It is book tour planning time. This year, for “Dancing Dogs,” and for “The Story Of Rose,” my first e-book original, I’m going to San Francisco, Corte Madera, Santa Cruz, Calif, and to Boston, Chicago, Philadelphia, New York City, Manchester and Wilmington,Vt., Cambridge and Clifton Park (Half Moon Library), N.Y.
I love book tours, seeing different cities, room service, and a chance to meet with readers and followers of the blog. I always learn a lot and see some different perspectives. Getting out and talking about my work is a joy, valuable to me. Readings are fun for me, and the questions and answers long and lively.
I consider myself “dog-friendly.” Dogs are my work, a passion, much of my life. I love them and love to share my life with them, take them to as many places as I can – if they are invited or welcomed.
Dogs have profoundly influenced, changed, saved and helped me. Anyone who reads this blog knows that. Yet there is this odd thing about every book tour. If you write about dogs, many people think you must be writing about saving them and sheltering them. Abuse and rescue are the prisms through which the companion animal is increasingly viewed. And treated.
So quite often, shelters show up at my readings with dogs and cats in crates. I’ve seen very few people adopt animals in this way, and shelter people are rarely interested in the books. I also think there are some issues about shelters that I like to talk about – the presentation of many dogs as “abused” so that that they will be adopted. And the idea that a “no-kill” shelter is humane because dogs are unnaturally confined in crates for their entire lives.(Shelter workers know better than anyone that many people do not want happy and healthy dogs. They seem to need to see their dogs are abused, whether they are or not.) It’s okay with me if shelters come – most do wonderful work – but I’m not sure what it has to do with me or my books. Why not raise money for hospice? Or women’s health?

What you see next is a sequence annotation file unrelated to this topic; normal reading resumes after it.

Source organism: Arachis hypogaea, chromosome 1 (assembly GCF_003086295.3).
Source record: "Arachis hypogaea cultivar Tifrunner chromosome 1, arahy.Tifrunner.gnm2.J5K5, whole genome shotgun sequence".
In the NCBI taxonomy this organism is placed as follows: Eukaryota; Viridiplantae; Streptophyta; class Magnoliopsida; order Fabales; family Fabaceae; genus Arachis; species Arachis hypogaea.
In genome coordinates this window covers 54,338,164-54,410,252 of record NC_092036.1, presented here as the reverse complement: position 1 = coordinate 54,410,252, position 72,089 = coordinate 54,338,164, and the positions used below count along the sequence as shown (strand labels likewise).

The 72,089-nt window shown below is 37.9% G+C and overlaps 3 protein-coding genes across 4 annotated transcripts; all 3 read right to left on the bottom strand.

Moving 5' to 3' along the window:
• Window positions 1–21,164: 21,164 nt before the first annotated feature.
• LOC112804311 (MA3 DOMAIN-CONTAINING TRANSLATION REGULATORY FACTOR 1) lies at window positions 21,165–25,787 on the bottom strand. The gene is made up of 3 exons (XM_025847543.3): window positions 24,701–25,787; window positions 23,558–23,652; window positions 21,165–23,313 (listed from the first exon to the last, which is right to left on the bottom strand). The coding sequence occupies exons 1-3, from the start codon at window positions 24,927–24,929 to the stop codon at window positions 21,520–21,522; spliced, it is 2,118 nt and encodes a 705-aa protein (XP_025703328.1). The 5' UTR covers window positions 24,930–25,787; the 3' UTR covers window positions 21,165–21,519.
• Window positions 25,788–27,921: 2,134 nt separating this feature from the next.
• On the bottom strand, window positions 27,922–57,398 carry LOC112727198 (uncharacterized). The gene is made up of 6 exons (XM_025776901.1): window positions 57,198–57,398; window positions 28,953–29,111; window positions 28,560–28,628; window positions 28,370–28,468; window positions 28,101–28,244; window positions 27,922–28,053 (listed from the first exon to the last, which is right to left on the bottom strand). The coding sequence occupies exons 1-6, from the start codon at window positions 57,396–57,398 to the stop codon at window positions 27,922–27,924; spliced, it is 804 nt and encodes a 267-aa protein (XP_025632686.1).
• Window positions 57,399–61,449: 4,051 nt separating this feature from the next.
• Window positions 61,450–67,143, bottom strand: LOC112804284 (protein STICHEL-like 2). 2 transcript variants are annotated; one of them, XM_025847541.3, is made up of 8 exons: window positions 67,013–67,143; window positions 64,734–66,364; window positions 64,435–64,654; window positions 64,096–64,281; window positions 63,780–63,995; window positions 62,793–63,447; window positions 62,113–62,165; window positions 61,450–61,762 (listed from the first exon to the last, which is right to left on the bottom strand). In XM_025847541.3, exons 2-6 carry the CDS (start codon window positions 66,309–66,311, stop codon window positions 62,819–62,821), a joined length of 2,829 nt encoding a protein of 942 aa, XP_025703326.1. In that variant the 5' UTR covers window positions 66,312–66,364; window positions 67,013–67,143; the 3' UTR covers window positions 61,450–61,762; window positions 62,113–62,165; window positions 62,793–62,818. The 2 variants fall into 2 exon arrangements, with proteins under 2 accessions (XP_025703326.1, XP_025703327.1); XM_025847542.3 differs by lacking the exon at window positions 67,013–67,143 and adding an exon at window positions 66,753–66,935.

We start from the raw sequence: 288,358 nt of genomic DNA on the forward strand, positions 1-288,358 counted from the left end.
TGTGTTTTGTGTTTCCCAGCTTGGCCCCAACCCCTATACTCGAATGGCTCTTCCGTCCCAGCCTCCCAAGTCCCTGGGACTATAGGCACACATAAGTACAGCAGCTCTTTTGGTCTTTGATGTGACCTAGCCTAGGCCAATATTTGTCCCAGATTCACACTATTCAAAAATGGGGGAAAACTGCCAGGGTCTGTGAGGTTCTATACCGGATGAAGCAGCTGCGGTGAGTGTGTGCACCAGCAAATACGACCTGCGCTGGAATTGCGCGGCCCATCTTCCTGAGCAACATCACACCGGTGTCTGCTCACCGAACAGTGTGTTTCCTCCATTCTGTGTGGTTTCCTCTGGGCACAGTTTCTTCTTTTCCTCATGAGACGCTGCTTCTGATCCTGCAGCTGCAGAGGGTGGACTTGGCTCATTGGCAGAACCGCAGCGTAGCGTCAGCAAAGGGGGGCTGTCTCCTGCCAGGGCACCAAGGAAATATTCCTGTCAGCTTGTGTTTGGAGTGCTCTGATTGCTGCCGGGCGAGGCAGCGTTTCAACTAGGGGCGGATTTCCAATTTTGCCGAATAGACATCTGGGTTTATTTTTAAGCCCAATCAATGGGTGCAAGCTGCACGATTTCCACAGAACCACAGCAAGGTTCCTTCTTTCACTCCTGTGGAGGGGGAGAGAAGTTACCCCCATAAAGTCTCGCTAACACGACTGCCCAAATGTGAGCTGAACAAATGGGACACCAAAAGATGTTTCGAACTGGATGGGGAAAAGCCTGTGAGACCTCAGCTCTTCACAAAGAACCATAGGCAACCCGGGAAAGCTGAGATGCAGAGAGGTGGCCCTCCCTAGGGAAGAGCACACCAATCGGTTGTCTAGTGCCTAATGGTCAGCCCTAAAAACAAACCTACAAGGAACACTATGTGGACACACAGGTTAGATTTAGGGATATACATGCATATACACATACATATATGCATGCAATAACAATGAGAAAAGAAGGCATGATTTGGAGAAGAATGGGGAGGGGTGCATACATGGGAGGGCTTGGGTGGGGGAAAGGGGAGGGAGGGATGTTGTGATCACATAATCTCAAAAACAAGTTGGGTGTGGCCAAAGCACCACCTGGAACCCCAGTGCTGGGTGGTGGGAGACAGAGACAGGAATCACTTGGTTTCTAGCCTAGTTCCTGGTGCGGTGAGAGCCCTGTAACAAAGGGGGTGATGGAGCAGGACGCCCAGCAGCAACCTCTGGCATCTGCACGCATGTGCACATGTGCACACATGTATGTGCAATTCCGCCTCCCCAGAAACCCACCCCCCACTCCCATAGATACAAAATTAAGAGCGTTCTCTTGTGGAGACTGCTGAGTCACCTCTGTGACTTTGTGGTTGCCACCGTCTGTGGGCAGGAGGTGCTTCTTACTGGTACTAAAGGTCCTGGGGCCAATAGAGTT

On every book tour, almost every bookstore describes their towns as “dog-friendly.” In my travels throughout the country I have never heard a town described itself as “dog-hostile.” I’m not even sure what either term means. In our culture, we like to feel good about ourselves, even if we aren’t always doing good. On every book tour, one or two bookstores will say that because they are a “dog-friendly” community they would like to invite people to bring dogs to my book talks.
Perhaps it is just me, and maybe I am just out of step with the world, but this always confounds me. The great irony is that the only bad book readings I have ever had are the ones where a bunch of dogs showed up. People have no sense of reality about their own dogs. They just don’t see them clearly. I’ve been nearly bitten twice at book readings, seen a half dozen other people nipped or bitten. I find it distracting to concentrate on my talk or reading or listen to questions while dogs are having accidents, getting shushed or pulled, growing at other dogs, barking, whining or pulling at their leads. Usually their owners are beaming or looking away, as if this isn’t happening. Perhaps they truly do not see it. I understand that people love to be with their dogs, but it seems insensitive to me to bring a dog to a book talk. What is the purpose? The talk isn’t about other people’s dogs, it is about the ideas or story in a book. And people’s rare opportunity to talk to a writer directly.
I bring Red everyplace I can bring him, but I cannot imagine bringing him to a bookstore to distract people from a writer’s talk. I don’t like bring my own dogs to readings for the same reason. People talk right over me and the questioners taking photos, getting on the floor, talking loudly to my dog, often in baby-talk. I recall how this horrified Rose the few times I brought her to book readings. She had good sense, that girl, she wanted no part of it.
Many people in the audience complain to me about dogs being present at readings, because it is distracting to them too. I love being a writer, and hate to see a book talk and reading so trivialized. Thank God I don’t write about alligators. For me, being “dog-friendly” does not mean being unable to leave a dog at home, or go on vacation without an animal, or go to a bookstore and just listen to the talk and discussion. I think being “dog-friendly” is understanding a dog’s rightful place in the world. Where they should go and where they shouldn’t.
So thanks, I say. I am “dog-friendly” too, but dogs don’t belong at book readings. People who are truly “dog-friendly” will get that in a flash.